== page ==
Erdoğan’s statement was in response to a question by a journalist who asked: “Transportation Minister Binali Yıldırım made a statement that there was an instruction by you to work on an amendment to Article 250 of the CMK. This amendment envisages the release of 800 inmates who are in jail in connection with the Balyoz, KCK [Kurdistan Communities Union] and other investigations. Will there be an amendment to Article 250?”
There have been some criticisms that the ongoing Ergenekon, Balyoz and KCK trials have been prolonged and that the lengthy arrests have hurt the image of the judicial system. These criticisms are actually grounded in terms of law -- the trials determine who is guilty of coup attempts, and declaring those suspects in jail guilty in advance and acting on revengeful sentiments cannot be acceptable.
However, there have been efforts by the media to express discomfort with the ongoing coup trials, the Sept. 12, 1980 coup trial and the Feb. 28, 1997 coup investigation, to undermine these cases and investigations and raise doubts in the minds of the people. Neo-nationalist members of the Bar have also resorted to similar tactics; there has been visible political pressure in these processes. It is interesting to note that two admirals, who are currently under arrest in connection with the Balyoz investigation, said in voice recordings that they would be released within a year via a legal amendment. In addition, their reference to civil war which would include children, provoking an economic crisis and destruction, as well as preparations for revenge could be seen as evidence of pro-junta actors and views within the military, despite all prior measures and efforts to eliminate them. We observe that the pro-junta mentality did not learn a lesson; on the contrary, they are now even more eager to fulfill their vicious goals.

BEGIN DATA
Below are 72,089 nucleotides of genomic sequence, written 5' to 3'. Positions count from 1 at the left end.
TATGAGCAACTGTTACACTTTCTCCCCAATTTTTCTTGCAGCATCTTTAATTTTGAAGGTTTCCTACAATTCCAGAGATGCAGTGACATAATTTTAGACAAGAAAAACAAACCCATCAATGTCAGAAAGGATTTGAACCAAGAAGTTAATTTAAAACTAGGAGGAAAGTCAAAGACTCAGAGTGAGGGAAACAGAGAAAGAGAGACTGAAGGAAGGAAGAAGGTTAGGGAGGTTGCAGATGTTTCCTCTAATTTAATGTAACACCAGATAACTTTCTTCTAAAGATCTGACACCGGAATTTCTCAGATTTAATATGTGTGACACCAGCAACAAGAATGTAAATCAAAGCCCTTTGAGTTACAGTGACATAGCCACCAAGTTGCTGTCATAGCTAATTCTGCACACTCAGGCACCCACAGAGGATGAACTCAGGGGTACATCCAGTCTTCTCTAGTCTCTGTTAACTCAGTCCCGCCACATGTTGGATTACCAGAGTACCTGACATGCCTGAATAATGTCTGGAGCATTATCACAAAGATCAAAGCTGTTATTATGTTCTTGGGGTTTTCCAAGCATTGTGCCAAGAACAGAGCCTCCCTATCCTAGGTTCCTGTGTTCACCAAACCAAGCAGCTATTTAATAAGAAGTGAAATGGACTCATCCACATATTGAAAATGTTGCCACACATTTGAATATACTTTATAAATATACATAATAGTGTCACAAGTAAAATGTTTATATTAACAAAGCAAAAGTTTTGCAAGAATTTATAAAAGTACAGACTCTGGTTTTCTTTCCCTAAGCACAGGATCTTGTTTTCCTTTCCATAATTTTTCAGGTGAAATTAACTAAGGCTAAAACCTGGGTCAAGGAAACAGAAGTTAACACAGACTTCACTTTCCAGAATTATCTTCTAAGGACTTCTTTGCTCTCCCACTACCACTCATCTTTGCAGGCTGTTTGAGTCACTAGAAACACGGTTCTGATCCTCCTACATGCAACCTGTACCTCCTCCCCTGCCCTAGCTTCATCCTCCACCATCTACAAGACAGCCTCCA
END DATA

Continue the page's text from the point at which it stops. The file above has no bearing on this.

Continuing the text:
The era of coups cannot be ended by coup trials alone. The juntas which first emerged within the army during the May 27, 1960 coup will not go away all of a sudden. The question now is: Has the pro-junta structure within the military been eliminated, or does it still exist, having retreated and adopted a silent approach all the while?
In case the draft bills that the prime minister referred to are passed as laws that could encourage the junta and pro-guardianship figures, the democratization efforts supported by the people in the referendum will be weakened -- this should be clear to the Justice and Development Party (AK Party) administration.
There are some news reports indicating that the military bureaucrats in the Ministry of Defense are working to ensure the adoption of these bills in favor of the Balyoz suspects. These reports suggest that the military bureaucrats who drafted the report that contradicted the Ministry of Justice on promoting the Balyoz case suspects during the Supreme Military Council in 2010 were working hard and meticulously for a fine-tuned document. It was also argued that this draft will be referred to the relevant parliamentary commission as though it were from the Ministry of Defense.
I do not think that the AK Party will become more lenient towards the junta and guardianship. But for those who are curious about the abilities and talents of the junta figures, the memoirs of former Chief of General Staff Gen. Rüştü Erdelhun which were published by the Zaman daily shed some light.
“A junta is poisoned blood, and as long as it circulates through the veins of the body of the military, you cannot predict when it will disrupt the body of the nation. True, some significant steps towards democratization are being taken but there are still no permanent attempts to remove the regime of guardianship. An extraordinary situation may revive the former process which seemed to be over. Provocations, additional extrajudicial killings, anarchy in universities and emerging chaos may catch the current administration unprepared. The pro-junta figures always remain alert.”